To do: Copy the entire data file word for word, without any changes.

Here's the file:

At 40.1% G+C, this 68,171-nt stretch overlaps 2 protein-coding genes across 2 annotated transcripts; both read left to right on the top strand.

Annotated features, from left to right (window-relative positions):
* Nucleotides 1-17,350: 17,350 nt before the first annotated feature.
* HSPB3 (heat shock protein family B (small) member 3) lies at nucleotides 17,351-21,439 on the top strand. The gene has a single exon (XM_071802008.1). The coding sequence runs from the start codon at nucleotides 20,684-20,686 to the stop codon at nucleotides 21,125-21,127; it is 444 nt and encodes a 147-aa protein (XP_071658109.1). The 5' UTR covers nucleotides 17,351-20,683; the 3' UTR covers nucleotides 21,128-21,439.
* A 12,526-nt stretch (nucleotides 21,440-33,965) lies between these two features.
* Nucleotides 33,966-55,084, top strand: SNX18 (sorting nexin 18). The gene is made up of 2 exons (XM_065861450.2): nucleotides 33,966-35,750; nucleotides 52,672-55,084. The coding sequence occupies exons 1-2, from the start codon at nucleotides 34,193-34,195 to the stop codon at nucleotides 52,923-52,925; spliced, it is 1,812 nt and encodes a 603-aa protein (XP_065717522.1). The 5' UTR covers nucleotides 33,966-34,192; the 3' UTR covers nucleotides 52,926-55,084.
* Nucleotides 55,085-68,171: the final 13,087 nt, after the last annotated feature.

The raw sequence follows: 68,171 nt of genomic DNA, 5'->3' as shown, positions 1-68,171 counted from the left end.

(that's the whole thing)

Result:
At 40.1% G+C, this 68,171-nt stretch overlaps 2 protein-coding genes across 2 annotated transcripts; both read left to right on the top strand.

Annotated features, from left to right (window-relative positions):
* Nucleotides 1-17,350: 17,350 nt before the first annotated feature.
* HSPB3 (heat shock protein family B (small) member 3) lies at nucleotides 17,351-21,439 on the top strand. The gene has a single exon (XM_071802008.1). The coding sequence runs from the start codon at nucleotides 20,684-20,686 to the stop codon at nucleotides 21,125-21,127; it is 444 nt and encodes a 147-aa protein (XP_071658109.1). The 5' UTR covers nucleotides 17,351-20,683; the 3' UTR covers nucleotides 21,128-21,439.
* A 12,526-nt stretch (nucleotides 21,440-33,965) lies between these two features.
* Nucleotides 33,966-55,084, top strand: SNX18 (sorting nexin 18). The gene is made up of 2 exons (XM_065861450.2): nucleotides 33,966-35,750; nucleotides 52,672-55,084. The coding sequence occupies exons 1-2, from the start codon at nucleotides 34,193-34,195 to the stop codon at nucleotides 52,923-52,925; spliced, it is 1,812 nt and encodes a 603-aa protein (XP_065717522.1). The 5' UTR covers nucleotides 33,966-34,192; the 3' UTR covers nucleotides 52,926-55,084.
* Nucleotides 55,085-68,171: the final 13,087 nt, after the last annotated feature.

The raw sequence follows: 68,171 nt of genomic DNA, 5'->3' as shown, positions 1-68,171 counted from the left end.